Geese don’t always make nests in the best places. This spot outside was not safe and eggs were removed to discourage the goose from sitting here.

By contrast, incubating goose eggs yourself requires constant monitoring of humidity and temperature which can be a real time suck, depending on how fancy your incubator is. You will also need to turn the eggs at regular intervals. 

Temperature needs to be kept at around 100°F (37.7°C) throughout incubation, before being dropped to around 98-99°F (36.6-37.2°C) during the “lockdown” phase (last 3 to 5 days).

Determining humidity levels is trickier because you will need to take into consideration your climate.

If you want to incubate and hatch goose eggs yourself, I highly recommend this article by Katie over at Bramblewood Farms. She outlines how to determine the correct humidity to use for incubating and hatching by observing the air cell size in the egg.

Or you can let your goose/geese take care of these considerations for you, which is what I do! After all, a momma goose manages temperature and humidity naturally and instinctively.

Where can you get goose eggs?

If you want to try incubating and hatching your own goose eggs, but you don’t have your own geese, I highly recommend looking for local farms/breeders via the The Flock Directory, created by Liz Palmer. If you want to have a good cry, you can read Liz’s blog post about why she started The Flock Directory… I guarantee you will never want to have live baby birds shipped to you ever again.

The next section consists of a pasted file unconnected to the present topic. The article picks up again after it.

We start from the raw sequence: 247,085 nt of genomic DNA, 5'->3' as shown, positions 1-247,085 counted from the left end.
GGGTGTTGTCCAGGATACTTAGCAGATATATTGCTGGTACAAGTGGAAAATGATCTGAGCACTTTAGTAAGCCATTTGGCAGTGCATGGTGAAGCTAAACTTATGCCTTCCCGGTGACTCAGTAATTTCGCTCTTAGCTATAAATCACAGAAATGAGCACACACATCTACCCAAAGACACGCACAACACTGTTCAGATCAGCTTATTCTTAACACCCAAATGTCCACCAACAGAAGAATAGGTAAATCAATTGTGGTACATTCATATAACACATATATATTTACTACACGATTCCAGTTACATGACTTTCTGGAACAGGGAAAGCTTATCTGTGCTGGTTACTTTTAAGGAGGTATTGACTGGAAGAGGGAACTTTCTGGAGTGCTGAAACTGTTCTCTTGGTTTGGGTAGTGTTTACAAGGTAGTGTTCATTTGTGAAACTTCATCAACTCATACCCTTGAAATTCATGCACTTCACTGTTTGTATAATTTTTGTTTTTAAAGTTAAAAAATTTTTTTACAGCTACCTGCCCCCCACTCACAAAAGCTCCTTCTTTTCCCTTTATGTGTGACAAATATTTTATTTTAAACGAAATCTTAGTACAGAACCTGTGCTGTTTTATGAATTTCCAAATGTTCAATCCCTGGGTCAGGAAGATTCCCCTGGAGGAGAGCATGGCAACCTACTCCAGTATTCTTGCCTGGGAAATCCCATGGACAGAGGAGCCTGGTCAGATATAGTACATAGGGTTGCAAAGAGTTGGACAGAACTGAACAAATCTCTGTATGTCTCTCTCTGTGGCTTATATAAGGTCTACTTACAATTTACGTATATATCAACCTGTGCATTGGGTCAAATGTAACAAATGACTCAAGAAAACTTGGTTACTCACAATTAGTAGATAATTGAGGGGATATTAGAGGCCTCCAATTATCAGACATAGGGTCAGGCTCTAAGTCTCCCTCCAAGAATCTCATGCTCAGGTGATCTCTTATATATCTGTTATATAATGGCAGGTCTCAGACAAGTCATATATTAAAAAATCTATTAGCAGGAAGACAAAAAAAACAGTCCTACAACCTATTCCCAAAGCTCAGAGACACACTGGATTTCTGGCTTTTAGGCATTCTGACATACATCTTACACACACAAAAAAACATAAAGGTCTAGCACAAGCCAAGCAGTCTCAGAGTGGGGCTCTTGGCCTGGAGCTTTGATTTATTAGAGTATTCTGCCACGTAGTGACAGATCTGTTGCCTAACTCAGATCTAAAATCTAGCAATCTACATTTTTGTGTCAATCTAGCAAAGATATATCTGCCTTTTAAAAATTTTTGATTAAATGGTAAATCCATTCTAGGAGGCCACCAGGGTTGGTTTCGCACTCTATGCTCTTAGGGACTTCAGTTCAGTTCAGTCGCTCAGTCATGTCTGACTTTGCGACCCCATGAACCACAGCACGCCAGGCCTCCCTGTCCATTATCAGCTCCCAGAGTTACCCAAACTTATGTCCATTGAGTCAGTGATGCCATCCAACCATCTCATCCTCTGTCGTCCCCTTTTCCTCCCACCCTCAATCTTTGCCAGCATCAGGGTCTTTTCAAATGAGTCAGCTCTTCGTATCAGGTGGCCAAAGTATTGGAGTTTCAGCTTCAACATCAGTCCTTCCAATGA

Etsy is also a decent place to find hatching eggs, and many large hatcheries (McMurray, Purely Poultry, Metzer, etc) sell hatching eggs in addition to live birds. If you must order from a hatchery, please order hatching eggs and not live goslings. If you’re absolutely determined to get mail order live goslings, pay extra for food, heat, and the fastest possible shipping, and know that there’s a good chance they will suffer or die on route.  

In summary…

1. Hatching goose eggs can be tricky if you do it yourself, but momma goose knows best and can make the process easy for you. Be patient and trust the natural process.

2. Your most important job? Keeping your broody goose fed, hydrated, and safe.

3. After hatching, geese are absolutely the best parents and goslings are easy and fun!